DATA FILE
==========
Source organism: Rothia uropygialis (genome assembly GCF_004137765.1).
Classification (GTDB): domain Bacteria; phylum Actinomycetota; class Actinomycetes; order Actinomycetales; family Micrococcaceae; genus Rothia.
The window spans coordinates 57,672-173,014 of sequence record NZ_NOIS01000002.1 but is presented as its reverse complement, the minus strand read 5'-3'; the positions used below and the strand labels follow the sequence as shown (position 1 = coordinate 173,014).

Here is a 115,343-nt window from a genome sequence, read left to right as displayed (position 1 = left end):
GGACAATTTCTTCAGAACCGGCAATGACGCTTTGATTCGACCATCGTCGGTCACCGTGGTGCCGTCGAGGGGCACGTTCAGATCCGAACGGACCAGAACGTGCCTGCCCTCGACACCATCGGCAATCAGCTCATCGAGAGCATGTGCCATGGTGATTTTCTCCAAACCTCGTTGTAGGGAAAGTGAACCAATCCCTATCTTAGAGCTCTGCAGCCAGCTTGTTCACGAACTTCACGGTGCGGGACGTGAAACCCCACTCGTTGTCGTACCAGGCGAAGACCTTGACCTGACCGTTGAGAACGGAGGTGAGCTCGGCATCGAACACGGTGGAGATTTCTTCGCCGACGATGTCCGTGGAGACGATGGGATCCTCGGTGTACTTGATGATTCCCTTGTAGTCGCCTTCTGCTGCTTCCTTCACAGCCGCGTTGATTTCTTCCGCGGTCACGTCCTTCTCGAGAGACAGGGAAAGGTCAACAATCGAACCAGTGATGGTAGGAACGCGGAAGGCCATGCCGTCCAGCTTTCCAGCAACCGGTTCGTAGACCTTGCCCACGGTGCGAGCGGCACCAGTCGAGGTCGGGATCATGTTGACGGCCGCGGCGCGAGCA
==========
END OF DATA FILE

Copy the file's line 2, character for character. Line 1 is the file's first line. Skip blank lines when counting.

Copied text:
Classification (GTDB): domain Bacteria; phylum Actinomycetota; class Actinomycetes; order Actinomycetales; family Micrococcaceae; genus Rothia.